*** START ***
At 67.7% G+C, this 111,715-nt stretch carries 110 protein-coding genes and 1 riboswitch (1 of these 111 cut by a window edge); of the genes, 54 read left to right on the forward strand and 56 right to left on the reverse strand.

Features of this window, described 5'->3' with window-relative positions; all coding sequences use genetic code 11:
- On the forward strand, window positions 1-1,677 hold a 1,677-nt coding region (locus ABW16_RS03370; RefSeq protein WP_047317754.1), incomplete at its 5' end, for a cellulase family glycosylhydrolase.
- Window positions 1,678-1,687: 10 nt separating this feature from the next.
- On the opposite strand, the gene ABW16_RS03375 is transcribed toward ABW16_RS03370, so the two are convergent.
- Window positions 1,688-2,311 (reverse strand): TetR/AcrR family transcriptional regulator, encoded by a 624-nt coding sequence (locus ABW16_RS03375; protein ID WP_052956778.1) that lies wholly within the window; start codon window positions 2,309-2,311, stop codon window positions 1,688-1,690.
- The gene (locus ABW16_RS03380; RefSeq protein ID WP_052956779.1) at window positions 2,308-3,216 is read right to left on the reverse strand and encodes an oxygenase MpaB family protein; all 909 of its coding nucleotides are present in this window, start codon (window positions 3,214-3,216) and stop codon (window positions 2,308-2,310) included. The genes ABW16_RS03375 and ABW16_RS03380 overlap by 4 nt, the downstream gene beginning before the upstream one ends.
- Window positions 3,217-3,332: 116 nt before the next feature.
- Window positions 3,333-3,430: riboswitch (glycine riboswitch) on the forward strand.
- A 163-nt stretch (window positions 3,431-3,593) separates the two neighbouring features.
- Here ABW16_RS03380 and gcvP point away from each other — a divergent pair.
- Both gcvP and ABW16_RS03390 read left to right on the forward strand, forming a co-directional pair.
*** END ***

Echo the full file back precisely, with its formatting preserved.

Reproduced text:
At 67.7% G+C, this 111,715-nt stretch carries 110 protein-coding genes and 1 riboswitch (1 of these 111 cut by a window edge); of the genes, 54 read left to right on the forward strand and 56 right to left on the reverse strand.

Features of this window, described 5'->3' with window-relative positions; all coding sequences use genetic code 11:
- On the forward strand, window positions 1-1,677 hold a 1,677-nt coding region (locus ABW16_RS03370; RefSeq protein WP_047317754.1), incomplete at its 5' end, for a cellulase family glycosylhydrolase.
- Window positions 1,678-1,687: 10 nt separating this feature from the next.
- On the opposite strand, the gene ABW16_RS03375 is transcribed toward ABW16_RS03370, so the two are convergent.
- Window positions 1,688-2,311 (reverse strand): TetR/AcrR family transcriptional regulator, encoded by a 624-nt coding sequence (locus ABW16_RS03375; protein ID WP_052956778.1) that lies wholly within the window; start codon window positions 2,309-2,311, stop codon window positions 1,688-1,690.
- The gene (locus ABW16_RS03380; RefSeq protein ID WP_052956779.1) at window positions 2,308-3,216 is read right to left on the reverse strand and encodes an oxygenase MpaB family protein; all 909 of its coding nucleotides are present in this window, start codon (window positions 3,214-3,216) and stop codon (window positions 2,308-2,310) included. The genes ABW16_RS03375 and ABW16_RS03380 overlap by 4 nt, the downstream gene beginning before the upstream one ends.
- Window positions 3,217-3,332: 116 nt before the next feature.
- Window positions 3,333-3,430: riboswitch (glycine riboswitch) on the forward strand.
- A 163-nt stretch (window positions 3,431-3,593) separates the two neighbouring features.
- Here ABW16_RS03380 and gcvP point away from each other — a divergent pair.
- Both gcvP and ABW16_RS03390 read left to right on the forward strand, forming a co-directional pair.